I have never spent much of my life thinking about mushrooms. You can eat some sorts, you can’t eat other sorts, there was a biology lesson, I think, about them, but I don’t really remember anything about it, one sort is drugs that make you see colours or something. They are just there. You shouldn’t touch them, except the ones you can eat, the ones in supermarkets.
Having just finished The Beauty I know I will never look at a mushroom in the same way again. No, more than that: I will never look at a mushroom again without thinking about The Beauty, Aliya Whiteley’s ridiculously wonderful novel about society and gender and nature and, well, mushrooms.
In an specified near-future the entire female population has been wiped out by a fungal infection. (OK, so ‘fungal infection’ is underselling this a little. We are talking mushrooms growing everywhere, not athlete’s foot in extremis.) The men live on, aware that they are the last generation. The novel concentrates on a small group of men, isolated from the rest of the world, a former commune where a resigned peace has settled. Crops are grown, life will go on for a decade or three. Then, something begins to grow from the graves of the dead women and…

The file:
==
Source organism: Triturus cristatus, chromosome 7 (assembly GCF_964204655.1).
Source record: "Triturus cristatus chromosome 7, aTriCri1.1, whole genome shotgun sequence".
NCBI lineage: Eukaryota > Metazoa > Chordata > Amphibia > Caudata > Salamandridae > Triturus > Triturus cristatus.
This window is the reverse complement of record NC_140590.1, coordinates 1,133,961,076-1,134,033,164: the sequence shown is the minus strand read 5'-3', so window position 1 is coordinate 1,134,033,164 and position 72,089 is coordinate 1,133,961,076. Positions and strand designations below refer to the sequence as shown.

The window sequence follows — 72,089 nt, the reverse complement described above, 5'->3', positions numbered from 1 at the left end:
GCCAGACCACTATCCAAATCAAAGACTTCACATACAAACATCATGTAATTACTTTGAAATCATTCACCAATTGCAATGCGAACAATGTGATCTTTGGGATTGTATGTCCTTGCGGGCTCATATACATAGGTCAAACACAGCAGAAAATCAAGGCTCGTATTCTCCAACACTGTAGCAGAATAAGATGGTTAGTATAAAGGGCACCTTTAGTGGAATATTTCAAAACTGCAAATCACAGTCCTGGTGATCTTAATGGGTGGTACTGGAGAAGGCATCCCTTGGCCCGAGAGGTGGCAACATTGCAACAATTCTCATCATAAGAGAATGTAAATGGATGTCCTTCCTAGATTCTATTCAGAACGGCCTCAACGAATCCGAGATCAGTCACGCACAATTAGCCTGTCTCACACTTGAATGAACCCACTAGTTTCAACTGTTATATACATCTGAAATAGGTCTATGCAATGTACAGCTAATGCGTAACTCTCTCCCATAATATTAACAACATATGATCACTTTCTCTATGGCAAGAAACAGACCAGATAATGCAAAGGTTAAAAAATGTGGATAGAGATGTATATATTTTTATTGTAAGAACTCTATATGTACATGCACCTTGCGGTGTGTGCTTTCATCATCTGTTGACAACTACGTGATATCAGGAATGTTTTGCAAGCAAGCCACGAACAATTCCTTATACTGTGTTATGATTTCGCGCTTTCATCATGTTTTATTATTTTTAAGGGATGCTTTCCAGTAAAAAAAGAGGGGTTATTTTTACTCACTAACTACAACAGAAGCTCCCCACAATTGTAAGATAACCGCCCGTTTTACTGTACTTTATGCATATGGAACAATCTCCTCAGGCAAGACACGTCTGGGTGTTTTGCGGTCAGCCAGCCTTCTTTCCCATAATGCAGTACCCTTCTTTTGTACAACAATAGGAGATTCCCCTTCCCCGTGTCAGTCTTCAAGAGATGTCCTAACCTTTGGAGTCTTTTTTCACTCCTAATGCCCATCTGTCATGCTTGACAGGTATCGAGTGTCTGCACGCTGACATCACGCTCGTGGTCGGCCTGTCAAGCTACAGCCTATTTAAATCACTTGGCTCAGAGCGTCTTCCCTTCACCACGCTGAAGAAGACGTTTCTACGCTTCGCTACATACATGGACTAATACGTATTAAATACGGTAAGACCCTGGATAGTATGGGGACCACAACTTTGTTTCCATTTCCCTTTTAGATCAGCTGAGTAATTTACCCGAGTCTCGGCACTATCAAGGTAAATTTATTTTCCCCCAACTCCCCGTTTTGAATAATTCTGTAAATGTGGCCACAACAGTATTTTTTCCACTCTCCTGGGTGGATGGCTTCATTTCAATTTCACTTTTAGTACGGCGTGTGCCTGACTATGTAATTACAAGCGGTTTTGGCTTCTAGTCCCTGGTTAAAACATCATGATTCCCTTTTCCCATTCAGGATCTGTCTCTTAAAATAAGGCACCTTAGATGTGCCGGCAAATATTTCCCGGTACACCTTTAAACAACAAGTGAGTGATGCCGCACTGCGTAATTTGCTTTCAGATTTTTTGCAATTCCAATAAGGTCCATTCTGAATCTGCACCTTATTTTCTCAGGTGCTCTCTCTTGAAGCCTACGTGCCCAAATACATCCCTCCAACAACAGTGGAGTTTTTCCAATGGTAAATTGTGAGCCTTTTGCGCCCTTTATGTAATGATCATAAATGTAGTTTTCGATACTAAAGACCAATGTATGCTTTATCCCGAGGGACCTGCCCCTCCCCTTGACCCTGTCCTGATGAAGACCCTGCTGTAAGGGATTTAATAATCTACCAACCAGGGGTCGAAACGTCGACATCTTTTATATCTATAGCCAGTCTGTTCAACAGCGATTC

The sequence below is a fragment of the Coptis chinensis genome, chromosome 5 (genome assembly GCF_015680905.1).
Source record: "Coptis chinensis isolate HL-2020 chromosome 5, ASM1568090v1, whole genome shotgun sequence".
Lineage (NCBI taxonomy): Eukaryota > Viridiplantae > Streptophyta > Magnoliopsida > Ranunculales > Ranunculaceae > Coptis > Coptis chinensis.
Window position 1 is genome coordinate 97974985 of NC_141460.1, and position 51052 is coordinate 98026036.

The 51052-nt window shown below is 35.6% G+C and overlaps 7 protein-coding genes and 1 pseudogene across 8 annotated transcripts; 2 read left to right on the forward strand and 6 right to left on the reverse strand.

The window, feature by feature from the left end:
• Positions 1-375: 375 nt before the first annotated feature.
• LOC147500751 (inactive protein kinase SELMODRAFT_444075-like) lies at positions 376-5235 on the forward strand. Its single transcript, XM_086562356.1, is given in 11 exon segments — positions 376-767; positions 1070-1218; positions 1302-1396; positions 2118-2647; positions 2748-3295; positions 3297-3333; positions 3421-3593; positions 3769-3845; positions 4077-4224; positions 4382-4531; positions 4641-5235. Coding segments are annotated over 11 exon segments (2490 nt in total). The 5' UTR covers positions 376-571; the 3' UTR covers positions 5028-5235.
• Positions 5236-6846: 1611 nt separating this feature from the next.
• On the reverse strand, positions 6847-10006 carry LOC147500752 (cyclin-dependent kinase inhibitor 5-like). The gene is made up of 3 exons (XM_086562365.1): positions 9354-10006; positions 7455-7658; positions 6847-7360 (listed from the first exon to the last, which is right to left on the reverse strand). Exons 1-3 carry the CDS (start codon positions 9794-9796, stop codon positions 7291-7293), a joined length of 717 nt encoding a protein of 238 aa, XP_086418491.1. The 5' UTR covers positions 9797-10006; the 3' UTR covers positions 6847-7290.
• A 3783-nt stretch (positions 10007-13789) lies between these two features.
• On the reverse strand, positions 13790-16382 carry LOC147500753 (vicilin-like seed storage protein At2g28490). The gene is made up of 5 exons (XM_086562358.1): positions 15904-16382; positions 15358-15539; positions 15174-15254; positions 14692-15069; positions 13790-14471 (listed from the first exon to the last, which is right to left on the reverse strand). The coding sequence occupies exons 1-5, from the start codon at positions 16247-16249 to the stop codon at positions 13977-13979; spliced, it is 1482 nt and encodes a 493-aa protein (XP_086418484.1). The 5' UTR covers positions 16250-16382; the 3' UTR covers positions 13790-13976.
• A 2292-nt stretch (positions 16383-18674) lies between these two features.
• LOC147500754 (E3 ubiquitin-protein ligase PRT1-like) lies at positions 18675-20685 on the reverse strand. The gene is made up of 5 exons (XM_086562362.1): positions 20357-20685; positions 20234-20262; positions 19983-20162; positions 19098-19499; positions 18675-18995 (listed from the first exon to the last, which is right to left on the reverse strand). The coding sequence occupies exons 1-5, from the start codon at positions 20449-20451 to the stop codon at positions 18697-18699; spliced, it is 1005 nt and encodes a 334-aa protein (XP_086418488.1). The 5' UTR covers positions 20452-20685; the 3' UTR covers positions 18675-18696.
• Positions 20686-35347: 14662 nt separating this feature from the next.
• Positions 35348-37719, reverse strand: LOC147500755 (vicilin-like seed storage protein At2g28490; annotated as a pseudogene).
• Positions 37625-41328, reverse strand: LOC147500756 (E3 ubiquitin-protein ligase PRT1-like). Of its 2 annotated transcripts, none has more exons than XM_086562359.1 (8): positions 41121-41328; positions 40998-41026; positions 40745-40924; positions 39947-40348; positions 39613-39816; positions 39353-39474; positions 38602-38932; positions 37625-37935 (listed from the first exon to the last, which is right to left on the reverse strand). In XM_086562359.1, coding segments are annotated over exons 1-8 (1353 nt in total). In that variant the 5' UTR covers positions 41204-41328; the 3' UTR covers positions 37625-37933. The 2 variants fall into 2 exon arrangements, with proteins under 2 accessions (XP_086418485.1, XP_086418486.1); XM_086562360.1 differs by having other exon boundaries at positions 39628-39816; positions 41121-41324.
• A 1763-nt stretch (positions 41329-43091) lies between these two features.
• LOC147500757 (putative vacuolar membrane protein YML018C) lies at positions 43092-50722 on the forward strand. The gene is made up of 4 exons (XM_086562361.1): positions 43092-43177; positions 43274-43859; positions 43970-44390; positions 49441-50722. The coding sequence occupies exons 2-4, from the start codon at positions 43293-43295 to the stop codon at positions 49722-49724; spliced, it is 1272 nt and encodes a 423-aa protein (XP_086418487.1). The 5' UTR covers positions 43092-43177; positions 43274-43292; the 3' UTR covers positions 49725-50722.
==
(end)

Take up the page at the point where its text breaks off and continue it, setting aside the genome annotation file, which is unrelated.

And I don’t want to give away any more of the story.
It is rare in these nothing-is-shocking seen-it-all-before times that a book can make you think ‘that is some seriously messed up shit right there, ooh yes that is lovely’ but that is exactly what I thought while reading this novel. I don’t want to lessen the effect for those of you who decide to read it (hint: this should be all of you).
Aliya Whiteley’s novels have always had elements of the speculative but this is a move into genre proper. The Beauty is not science fiction though. It is far closer to being a fairy tale (but think Grimm in its unedited original, not Disney). It is grotesque and twisted but also wondrous. It is impossible but also impossibly true. It says important and uncomfortable things about gender and society and humanity’s relationship with nature and how and why we tell stories and at least a dozen other things. It has a logic of its own, both true to this world and the one it has created. It packs more into a hundred pages than most writers manage in a career. It gets under your skin. It festers. It’s a little bit special.
Any Cop?: The Beauty is dark but, like a mushroom, it creates something beautiful from the dank it draws its nutrients from. This is a brilliant novel (novella?) that can be read in an afternoon but will stay with you for a lifetime. It’s a humdinger.